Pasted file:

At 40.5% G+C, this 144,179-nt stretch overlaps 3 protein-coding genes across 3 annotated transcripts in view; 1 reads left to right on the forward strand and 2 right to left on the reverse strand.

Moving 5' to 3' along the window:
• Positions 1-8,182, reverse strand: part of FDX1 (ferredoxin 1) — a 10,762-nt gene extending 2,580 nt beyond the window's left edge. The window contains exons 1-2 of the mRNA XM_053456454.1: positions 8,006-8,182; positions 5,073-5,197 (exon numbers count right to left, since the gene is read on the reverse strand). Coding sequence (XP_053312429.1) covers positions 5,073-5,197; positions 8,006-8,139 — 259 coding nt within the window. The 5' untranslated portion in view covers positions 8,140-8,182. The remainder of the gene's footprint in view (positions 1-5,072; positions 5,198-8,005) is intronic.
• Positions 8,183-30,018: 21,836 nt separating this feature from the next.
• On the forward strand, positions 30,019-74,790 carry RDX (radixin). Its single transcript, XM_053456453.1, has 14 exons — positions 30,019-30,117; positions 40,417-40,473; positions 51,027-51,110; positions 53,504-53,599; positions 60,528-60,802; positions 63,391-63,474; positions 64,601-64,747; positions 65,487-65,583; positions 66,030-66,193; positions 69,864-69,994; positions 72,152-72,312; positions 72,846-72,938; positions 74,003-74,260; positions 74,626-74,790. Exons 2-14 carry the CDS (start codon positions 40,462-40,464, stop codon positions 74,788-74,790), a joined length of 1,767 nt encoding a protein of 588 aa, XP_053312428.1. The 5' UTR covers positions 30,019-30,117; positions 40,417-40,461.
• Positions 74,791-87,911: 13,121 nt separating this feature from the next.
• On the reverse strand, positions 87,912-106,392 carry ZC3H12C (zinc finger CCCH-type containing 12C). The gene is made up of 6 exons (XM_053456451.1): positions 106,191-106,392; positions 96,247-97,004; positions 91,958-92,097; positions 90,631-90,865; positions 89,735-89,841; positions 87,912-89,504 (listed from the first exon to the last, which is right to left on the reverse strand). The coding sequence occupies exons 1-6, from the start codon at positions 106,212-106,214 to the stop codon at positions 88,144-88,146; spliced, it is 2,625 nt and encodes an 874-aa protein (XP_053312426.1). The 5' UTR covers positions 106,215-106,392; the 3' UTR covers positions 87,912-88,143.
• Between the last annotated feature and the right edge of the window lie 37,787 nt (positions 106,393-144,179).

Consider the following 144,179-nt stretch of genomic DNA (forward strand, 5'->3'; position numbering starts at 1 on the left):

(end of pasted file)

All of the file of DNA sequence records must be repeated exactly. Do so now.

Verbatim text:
At 40.5% G+C, this 144,179-nt stretch overlaps 3 protein-coding genes across 3 annotated transcripts in view; 1 reads left to right on the forward strand and 2 right to left on the reverse strand.

Moving 5' to 3' along the window:
• Positions 1-8,182, reverse strand: part of FDX1 (ferredoxin 1) — a 10,762-nt gene extending 2,580 nt beyond the window's left edge. The window contains exons 1-2 of the mRNA XM_053456454.1: positions 8,006-8,182; positions 5,073-5,197 (exon numbers count right to left, since the gene is read on the reverse strand). Coding sequence (XP_053312429.1) covers positions 5,073-5,197; positions 8,006-8,139 — 259 coding nt within the window. The 5' untranslated portion in view covers positions 8,140-8,182. The remainder of the gene's footprint in view (positions 1-5,072; positions 5,198-8,005) is intronic.
• Positions 8,183-30,018: 21,836 nt separating this feature from the next.
• On the forward strand, positions 30,019-74,790 carry RDX (radixin). Its single transcript, XM_053456453.1, has 14 exons — positions 30,019-30,117; positions 40,417-40,473; positions 51,027-51,110; positions 53,504-53,599; positions 60,528-60,802; positions 63,391-63,474; positions 64,601-64,747; positions 65,487-65,583; positions 66,030-66,193; positions 69,864-69,994; positions 72,152-72,312; positions 72,846-72,938; positions 74,003-74,260; positions 74,626-74,790. Exons 2-14 carry the CDS (start codon positions 40,462-40,464, stop codon positions 74,788-74,790), a joined length of 1,767 nt encoding a protein of 588 aa, XP_053312428.1. The 5' UTR covers positions 30,019-30,117; positions 40,417-40,461.
• Positions 74,791-87,911: 13,121 nt separating this feature from the next.
• On the reverse strand, positions 87,912-106,392 carry ZC3H12C (zinc finger CCCH-type containing 12C). The gene is made up of 6 exons (XM_053456451.1): positions 106,191-106,392; positions 96,247-97,004; positions 91,958-92,097; positions 90,631-90,865; positions 89,735-89,841; positions 87,912-89,504 (listed from the first exon to the last, which is right to left on the reverse strand). The coding sequence occupies exons 1-6, from the start codon at positions 106,212-106,214 to the stop codon at positions 88,144-88,146; spliced, it is 2,625 nt and encodes an 874-aa protein (XP_053312426.1). The 5' UTR covers positions 106,215-106,392; the 3' UTR covers positions 87,912-88,143.
• Between the last annotated feature and the right edge of the window lie 37,787 nt (positions 106,393-144,179).

Consider the following 144,179-nt stretch of genomic DNA (forward strand, 5'->3'; position numbering starts at 1 on the left):